Jackson — In January 1985, the supplemental learning business was new to the country. Sylvan Learning Centers had been founded six years earlier in Oregon when Macy Hart of Jackson read an article about the revolutionary new system in Newsweek magazine. His interest was piqued by the piece titled ‘Sylvan is the McDonald’s of Learning’ that assured the Sylvan Centers would offer the same learning experiences throughout the country.
“We both had such an interest in children and giving them positive experiences. My background is teaching and Macy was a camp director for 30 years,” Susan Hart says. “He read it and thought it sounded great and it’s grown from there.”
The Harts’ Jackson Sylvan Learning Center opened in November 1985 and was the first of its kind in Mississippi. “No one had ever heard of Sylvan, and we had to work to get our name out,” she said. “The centers are franchises, and each one is individually owned.”
From the beginning, the Jackson center has drawn students from a wide geographic range with some driving an hour and a half. Hart estimates the center has helped thousands of students and their families in the 20 years of operation.
“We’re now having children of children we tutored,” she says. “We build confidence and self esteem for the future and children are learning skills for life.”
Before tutoring can begin, the Sylvan Center hires certified teachers who go through specialized Sylvan training. They learn the Sylvan philosophy and methods and how to talk positive to children.
“Everything is coded and teachers learn how important positive feedback is. It’s very good training for new teachers,” Hart said. “The Sylvan experience of teaching prepares them that every word that comes out of their mouth has an impact on children. It’s difficult to always be positive.”
There are currently 22 teachers at the center. Most work there part time and teach elsewhere full time. Students from kindergarten through high school are served at the center.
It’s an ideal learning environment with a maximum of three students per teacher. Each student receives a customized program based on their needs. A student may have a learning disability or need eye glasses or help with a particular school subject. The teachers work with parents to determine those needs.
“We talk to parents if we suspect any learning disability,” she said. “We work with them to pinpoint anything that can be hurting learning.”
Student progress is monitored every day, and teachers meet with parents on a regular basis. Progress testing is done after every 36 hours of instruction.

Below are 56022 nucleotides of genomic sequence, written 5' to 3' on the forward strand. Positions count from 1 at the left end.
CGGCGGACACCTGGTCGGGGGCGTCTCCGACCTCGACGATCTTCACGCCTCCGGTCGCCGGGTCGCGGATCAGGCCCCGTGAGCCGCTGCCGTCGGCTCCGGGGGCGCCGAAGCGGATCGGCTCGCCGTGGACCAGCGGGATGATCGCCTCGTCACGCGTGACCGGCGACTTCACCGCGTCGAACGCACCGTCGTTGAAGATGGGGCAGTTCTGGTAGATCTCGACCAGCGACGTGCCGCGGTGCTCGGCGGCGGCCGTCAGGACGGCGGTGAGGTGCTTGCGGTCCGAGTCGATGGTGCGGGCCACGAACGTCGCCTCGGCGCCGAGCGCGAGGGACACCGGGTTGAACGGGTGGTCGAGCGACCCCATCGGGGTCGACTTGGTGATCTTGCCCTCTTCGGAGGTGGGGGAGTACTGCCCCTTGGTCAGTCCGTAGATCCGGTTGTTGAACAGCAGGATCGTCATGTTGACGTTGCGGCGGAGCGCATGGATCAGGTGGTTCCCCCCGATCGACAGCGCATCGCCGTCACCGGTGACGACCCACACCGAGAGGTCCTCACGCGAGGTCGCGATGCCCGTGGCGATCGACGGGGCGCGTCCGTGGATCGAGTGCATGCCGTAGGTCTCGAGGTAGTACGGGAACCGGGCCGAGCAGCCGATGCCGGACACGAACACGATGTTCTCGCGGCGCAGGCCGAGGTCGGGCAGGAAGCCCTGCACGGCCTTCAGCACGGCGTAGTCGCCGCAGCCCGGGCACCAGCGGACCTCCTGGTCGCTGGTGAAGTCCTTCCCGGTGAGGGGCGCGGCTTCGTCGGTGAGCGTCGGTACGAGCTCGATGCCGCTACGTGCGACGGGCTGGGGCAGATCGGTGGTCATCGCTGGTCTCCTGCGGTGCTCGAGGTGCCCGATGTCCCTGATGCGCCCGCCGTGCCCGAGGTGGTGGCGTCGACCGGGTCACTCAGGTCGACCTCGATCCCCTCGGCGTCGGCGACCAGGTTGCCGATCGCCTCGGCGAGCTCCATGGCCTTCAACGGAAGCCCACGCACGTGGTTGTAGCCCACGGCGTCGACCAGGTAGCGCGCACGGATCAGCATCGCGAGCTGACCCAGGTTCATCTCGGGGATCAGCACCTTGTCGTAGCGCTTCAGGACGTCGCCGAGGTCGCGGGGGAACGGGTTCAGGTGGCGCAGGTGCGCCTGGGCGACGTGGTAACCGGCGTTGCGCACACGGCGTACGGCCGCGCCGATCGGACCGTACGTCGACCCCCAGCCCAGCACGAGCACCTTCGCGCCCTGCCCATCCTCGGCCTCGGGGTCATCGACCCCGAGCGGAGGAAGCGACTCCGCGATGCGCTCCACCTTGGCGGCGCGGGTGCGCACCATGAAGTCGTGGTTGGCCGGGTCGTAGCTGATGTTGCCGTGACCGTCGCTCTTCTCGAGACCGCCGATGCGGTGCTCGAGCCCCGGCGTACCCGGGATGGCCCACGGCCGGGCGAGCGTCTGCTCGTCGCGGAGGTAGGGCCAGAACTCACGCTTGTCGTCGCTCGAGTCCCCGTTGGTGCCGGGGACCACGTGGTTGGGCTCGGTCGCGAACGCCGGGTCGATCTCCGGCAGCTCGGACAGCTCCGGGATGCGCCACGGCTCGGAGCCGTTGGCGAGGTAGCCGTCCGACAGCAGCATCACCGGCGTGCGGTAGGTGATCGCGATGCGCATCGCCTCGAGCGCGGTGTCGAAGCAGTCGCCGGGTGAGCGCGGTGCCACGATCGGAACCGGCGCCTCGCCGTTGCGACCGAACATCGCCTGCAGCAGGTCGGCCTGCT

The newest thing for Sylvan is online help for third through eighth grade students. With this method, students can receive help every day instead of coming to the center once a week.
“It’s not the same as face-to-face with teachers but it can help those who live far away and can’t drive in,” she said.
But Sylvan is not just for students with problems, Hart points out. “We also do enrichment for students who want to be ahead of the game,” she said. “We have a fabulous writing program that teaches the process because we believe children don’t get enough of that today.”
Hart believes the Sylvan Center has grown and continues to be busy because of a number of factors, including overcrowding in schools, both parents working outside the home, the breakdown of families, video games and television.
“There are so many things going on, if parents don’t have the skills to prepare or help children learn, it’s very difficult,” she said. “Video games reinforce a short attention span and with television children don’t even have to think. We must cultivate that brain. We want to raise adults who can think for themselves, make decisions and be productive.”
Although these may be days of economic hardships, Hart says they have seen no downturn in the use of Sylvan services.
“We serve every level and all economic levels. It’s not just public school students,” she said. “We have partnered with Sallie Mae so students can apply for loans for our services.”
She says she can’t equate what they do economically but measures the value by the way lives are impacted. “We look at it as an investment in children. It makes family dynamics better,” she said. “After 20 years, I still love it; working with families and helping children. It can make a difference.”
Looking toward the future, Hart says the Jackson Sylvan Center may expand online classes and will look at becoming accredited to offer high school courses for credit. “Some Sylvan Centers are doing that and we’re looking at it,” she said. “We must keep changing with the times.”
Barry Fowler, a frustrated junior high school teacher in Oregon, founded Sylvan in 1979. He opened a class for after-school tutoring in the Sylvan Office Building and that’s where the center got its name. It was an idea whose time had come. Today there are more than 1,000 centers in the U.S., Canada and Guam.
Contact MBJ contributing Lynn Lofton at email@example.com.
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